The less than 3% of Americans who are severely immunocompromised should be able to get an extra dose of the Pfizer or Moderna COVID-19 vaccine, the federal government decided Thursday. A Centers for Disease Control and Prevention advisory committee plans to meet Friday to discuss them.
People who are on medications or have diseases that suppress their immune system may not have gotten adequate protection from their earlier doses of the COVID-19 vaccine and are more likely to mount a response to an additional dose, the Food and Drug Administration determined.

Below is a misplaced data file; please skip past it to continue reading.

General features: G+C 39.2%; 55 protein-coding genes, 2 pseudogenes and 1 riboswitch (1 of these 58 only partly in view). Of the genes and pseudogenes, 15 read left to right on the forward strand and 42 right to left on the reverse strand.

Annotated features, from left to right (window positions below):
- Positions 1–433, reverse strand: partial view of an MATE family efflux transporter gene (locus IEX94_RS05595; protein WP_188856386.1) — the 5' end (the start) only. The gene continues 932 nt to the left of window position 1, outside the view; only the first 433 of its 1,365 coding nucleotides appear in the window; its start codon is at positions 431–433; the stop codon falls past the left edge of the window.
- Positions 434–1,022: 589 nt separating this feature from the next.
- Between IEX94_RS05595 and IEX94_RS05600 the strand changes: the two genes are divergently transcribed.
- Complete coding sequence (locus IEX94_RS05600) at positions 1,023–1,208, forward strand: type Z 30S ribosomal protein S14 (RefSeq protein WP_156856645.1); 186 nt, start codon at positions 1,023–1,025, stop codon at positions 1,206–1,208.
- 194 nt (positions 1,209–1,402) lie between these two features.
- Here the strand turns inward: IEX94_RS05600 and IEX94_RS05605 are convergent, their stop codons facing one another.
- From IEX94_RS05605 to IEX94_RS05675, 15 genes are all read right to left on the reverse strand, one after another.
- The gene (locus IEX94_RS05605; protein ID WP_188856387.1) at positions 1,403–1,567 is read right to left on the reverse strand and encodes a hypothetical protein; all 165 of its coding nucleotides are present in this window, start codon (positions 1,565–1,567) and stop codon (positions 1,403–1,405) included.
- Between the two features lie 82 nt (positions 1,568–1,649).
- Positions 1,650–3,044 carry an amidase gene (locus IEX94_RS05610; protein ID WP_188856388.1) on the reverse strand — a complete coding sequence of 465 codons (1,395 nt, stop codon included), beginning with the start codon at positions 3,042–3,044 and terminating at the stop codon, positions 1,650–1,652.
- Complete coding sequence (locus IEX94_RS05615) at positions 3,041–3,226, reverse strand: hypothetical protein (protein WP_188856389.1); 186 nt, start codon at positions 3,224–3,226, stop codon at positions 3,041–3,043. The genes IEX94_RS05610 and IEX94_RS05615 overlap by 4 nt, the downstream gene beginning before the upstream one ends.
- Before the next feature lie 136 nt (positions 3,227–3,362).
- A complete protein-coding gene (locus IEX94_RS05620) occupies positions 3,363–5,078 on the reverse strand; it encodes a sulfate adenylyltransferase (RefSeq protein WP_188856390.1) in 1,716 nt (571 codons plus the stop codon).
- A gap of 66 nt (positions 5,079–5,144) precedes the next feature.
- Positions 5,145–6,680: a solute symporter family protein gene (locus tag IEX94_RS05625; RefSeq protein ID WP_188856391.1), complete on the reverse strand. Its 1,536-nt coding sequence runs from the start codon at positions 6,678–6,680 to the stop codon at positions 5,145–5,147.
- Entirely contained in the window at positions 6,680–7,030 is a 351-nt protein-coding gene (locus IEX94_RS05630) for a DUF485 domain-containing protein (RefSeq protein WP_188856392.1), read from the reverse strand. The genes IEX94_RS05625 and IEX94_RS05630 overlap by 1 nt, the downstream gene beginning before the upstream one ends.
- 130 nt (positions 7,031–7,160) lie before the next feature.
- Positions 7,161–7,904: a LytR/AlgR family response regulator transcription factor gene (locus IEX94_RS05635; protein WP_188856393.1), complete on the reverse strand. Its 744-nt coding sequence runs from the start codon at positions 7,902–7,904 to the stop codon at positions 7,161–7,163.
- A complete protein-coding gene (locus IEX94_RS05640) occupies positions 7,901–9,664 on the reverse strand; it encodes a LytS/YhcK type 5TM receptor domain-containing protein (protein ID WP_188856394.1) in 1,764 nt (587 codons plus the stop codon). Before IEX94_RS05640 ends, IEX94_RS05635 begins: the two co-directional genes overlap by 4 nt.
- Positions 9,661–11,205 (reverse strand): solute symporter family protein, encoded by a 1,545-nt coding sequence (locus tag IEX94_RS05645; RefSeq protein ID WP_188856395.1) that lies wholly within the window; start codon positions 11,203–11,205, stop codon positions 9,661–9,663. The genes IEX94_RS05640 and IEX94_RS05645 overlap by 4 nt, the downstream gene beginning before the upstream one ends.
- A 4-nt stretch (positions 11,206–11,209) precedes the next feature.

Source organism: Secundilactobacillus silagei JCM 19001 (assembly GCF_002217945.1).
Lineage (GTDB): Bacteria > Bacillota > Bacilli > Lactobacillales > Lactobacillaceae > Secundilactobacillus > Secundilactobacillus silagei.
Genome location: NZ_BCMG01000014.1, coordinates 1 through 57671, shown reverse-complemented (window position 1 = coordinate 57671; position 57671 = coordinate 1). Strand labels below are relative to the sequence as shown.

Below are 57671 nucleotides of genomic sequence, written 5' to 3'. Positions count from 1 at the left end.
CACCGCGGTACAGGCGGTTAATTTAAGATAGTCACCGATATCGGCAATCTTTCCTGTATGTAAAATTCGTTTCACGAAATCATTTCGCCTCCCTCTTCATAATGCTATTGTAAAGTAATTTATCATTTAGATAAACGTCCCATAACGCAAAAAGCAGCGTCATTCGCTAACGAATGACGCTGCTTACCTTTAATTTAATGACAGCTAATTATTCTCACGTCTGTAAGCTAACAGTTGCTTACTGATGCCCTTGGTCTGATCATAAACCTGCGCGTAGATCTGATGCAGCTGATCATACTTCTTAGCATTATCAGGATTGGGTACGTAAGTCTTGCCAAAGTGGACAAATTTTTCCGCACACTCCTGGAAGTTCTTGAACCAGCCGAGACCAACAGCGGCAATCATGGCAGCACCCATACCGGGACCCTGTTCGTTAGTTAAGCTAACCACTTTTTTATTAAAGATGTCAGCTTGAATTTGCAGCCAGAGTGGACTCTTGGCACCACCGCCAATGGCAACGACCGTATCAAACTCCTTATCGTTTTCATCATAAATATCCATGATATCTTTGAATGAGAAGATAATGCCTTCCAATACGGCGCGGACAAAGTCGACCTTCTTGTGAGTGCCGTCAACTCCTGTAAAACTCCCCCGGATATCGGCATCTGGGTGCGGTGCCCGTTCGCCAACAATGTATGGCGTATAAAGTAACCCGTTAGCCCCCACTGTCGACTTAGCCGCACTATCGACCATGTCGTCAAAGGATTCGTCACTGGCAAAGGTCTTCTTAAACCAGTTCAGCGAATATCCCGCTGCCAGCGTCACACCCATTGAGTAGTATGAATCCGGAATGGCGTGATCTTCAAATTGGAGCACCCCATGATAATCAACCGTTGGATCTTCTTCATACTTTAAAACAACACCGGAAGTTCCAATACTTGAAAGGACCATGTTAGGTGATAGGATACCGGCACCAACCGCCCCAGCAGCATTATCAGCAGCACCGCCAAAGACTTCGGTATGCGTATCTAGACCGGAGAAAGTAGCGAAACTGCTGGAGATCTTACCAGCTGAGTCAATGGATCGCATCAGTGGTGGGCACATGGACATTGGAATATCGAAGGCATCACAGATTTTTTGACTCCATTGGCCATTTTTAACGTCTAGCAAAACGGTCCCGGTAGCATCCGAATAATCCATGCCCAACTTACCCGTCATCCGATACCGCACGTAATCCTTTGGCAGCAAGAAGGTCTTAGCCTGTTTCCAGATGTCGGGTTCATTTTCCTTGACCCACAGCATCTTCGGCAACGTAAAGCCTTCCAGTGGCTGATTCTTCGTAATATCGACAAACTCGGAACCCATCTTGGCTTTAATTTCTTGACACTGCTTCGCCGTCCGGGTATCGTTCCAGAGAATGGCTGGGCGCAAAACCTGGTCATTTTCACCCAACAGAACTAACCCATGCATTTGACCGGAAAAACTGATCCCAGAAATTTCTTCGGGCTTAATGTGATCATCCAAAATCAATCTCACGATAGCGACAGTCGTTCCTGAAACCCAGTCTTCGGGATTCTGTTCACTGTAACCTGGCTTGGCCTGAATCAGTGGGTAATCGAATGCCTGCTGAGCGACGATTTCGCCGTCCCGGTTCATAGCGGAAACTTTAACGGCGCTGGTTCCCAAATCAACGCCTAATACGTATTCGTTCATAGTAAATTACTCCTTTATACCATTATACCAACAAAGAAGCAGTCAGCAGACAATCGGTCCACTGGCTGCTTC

“Making the booster shots available to us is imperative,” said Michele Nadeem-Baker, a patient with chronic lymphocytic leukemia, a type of blood cancer. “The immunocompromised community has felt forgotten This gives us hope that we have not been.”
The FDA determined that transplant recipients and others with a similar level of compromised immunity can receive a third dose of the vaccines from Pfizer and Moderna at least 28 days after getting their second shot. The FDA made no mention of immune-compromised patients who received the single-dose Johnson & Johnson vaccine. If you want to know how long does cbd oil stay in your system, visit CannazALL.
Meanwhile, the nation’s largest teacher’s union said it supported policies that would require all teachers to get vaccinated or submit to regular testing, as cases among children rise around the nation.